Somebody Out There ....

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Status: Finished  |  Genre: Humor  |  House: Booksie Classic
This flash fiction story was inspired by a Reba McIntire song by the same name as the flash fiction story. He spends weeks trying to get the courage to ask her out. Ironic circumstances then makes it easy for him to do so. I am a minimalist writer. I try to make each sentence move forward to a funny or surprise ending. Remember: Its not the more you write, the better it is. Get to the point!

Submitted: May 25, 2012

A A A | A A A

Submitted: May 25, 2012







By Art Lefkowitz


He sits at his usual corner table in the diner. He stares at the back of the head of the beautiful blonde, seated at the table in front of him. He is annoyed at himself because for weeks he has lacked the courage to approach her. While he is fantasizing about her, the waitress brings his coffee and eggs.

“Morning, John, How are you today?” the waitress asks.

“Oh, okay, I guess. I’m bored and just in a rut,” John replies.

The waitress grins and asks, “How’s your love life?”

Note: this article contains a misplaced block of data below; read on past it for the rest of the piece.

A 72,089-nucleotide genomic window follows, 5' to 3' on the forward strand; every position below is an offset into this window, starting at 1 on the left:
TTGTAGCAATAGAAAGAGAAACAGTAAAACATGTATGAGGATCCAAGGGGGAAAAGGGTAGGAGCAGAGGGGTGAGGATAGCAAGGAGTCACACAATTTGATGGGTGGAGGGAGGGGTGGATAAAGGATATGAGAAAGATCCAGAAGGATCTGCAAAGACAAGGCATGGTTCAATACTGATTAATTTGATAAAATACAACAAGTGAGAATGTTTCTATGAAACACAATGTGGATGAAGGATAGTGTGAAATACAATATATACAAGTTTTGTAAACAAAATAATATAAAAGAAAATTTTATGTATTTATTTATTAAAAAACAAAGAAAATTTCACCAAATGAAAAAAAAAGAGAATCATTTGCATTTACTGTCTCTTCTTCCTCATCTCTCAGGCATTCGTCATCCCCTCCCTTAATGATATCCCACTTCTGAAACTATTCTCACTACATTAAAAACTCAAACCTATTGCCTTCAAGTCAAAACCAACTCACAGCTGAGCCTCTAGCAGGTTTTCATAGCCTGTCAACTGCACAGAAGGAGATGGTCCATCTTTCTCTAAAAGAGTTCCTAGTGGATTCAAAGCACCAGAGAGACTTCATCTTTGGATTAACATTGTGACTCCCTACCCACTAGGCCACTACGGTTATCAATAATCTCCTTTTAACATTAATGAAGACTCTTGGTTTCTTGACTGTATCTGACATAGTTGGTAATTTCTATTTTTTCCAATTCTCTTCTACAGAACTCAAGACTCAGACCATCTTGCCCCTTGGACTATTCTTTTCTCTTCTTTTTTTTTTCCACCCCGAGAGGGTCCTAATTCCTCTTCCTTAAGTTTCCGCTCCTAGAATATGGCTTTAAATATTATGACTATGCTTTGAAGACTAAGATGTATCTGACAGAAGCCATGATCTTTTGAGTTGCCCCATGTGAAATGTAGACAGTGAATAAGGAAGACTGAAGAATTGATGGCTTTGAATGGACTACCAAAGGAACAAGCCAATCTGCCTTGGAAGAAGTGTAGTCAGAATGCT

“I think I’ve given up on that,” he replies.

“Well, don’t give up, I’ve been there myself. I know what that is like. But, you never know, the person you’re looking for may be somebody you walk by every day, but never really see.” she advised.

John thinks about what the waitress has said, but soon starts reading his paper. The beautiful blonde at the table in front of him, stands up, unhooks her purse from the back of her chair, and as she pulls her purse straps up to her shoulder, the purse hooks under John’s table and tips it enough to cause his coffee and eggs to slide onto his lap. The coffee scalds his thighs, but he bites his lip to keep from crying out. She grabs a handful of napkins from the dispenser and is wiping the eggs and coffee off his suit. He tries to tell her it’s ok, but she blurts out a steady stream of apologies and begs his forgiveness for being so clumsy and insists on paying for his dry cleaning. She quickly scribbles her phone number on a napkin and hands it to him. He looks into her beautiful azure blue eyes and notices a tear in the corner. She stops to wipe the tear away and catch her breath. In mock anger, he tells her, “There is only one way to resolve this, you must let me take you out to dinner.”

Her eyebrows arch up, she starts to say something but can only gasp.

“Is Italian ok? I’ll pick you up at seven. Dress casually. I’ll wear a yellow plastic raincoat in case you tip more tables over,” he says. 

She laughs, hugs him, and says, “See you at seven”. As she walks away.



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